Cool and new features have always been to be able to capture lots of attention. But good gameplay isn’t just purely that. A good game requires smooth, neat UI, animations and controls in order to be fun in the first place. Gamers want to see effort put into making the game. We will complain and compare if it is buggy or looks plain disgusting. A rushed out game will only ruin the player’s experience.
“A few things were not perfect” – Ubisoft CEO
Yeah right. Assassin’s Creed Unity possibly triggered the whole downfall of its series with its unstable blob of mess at launch (it only costs at most S$10 to purchase a copy). Numerous patches were released, including a 6.7GB one, which took weeks to be implemented. There was even a 100% redo of its engine to ensure no such mistake is repeated in the future. Well, the damage is already done with such a catastrophic launch. Good luck Ubisoft on trying to reach Assassin’s Creed 10.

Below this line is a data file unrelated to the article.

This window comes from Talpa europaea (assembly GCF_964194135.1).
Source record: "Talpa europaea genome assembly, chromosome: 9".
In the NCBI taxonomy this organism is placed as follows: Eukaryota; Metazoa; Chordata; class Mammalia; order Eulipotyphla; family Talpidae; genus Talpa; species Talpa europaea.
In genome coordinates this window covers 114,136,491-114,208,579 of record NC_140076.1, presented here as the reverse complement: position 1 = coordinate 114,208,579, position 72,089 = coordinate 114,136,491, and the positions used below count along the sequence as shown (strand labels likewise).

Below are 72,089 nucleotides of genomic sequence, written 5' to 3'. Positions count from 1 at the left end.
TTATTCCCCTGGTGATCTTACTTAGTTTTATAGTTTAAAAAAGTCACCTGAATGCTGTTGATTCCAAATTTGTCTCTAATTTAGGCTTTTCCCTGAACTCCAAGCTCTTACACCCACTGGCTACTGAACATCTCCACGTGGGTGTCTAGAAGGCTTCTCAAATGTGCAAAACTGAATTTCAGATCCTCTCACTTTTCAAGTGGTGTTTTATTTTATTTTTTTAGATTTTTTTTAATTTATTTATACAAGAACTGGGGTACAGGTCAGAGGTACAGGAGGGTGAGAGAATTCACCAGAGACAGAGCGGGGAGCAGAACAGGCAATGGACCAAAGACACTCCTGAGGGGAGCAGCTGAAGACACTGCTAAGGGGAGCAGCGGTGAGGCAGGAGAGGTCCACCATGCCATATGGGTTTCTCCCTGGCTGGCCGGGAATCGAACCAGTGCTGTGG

Related: 5 Tips every PS4 Gamer Must Know.
5. Marketing, reach more people, but this method may backfire
Marketing, our second most important factor in this article. Without marketing, your refined and perfected game can never break into the market, let alone compete with the big sharks in the industry. Sports games like FIFA and NBA invests heavily on superstars to market their product and draw innocent fans in.
CS:GO, LoL and DOTA stream their major events for free to attract more players. Great support is also provided to streamers to increase their player pool
Again, be careful. Do not use fake advertising.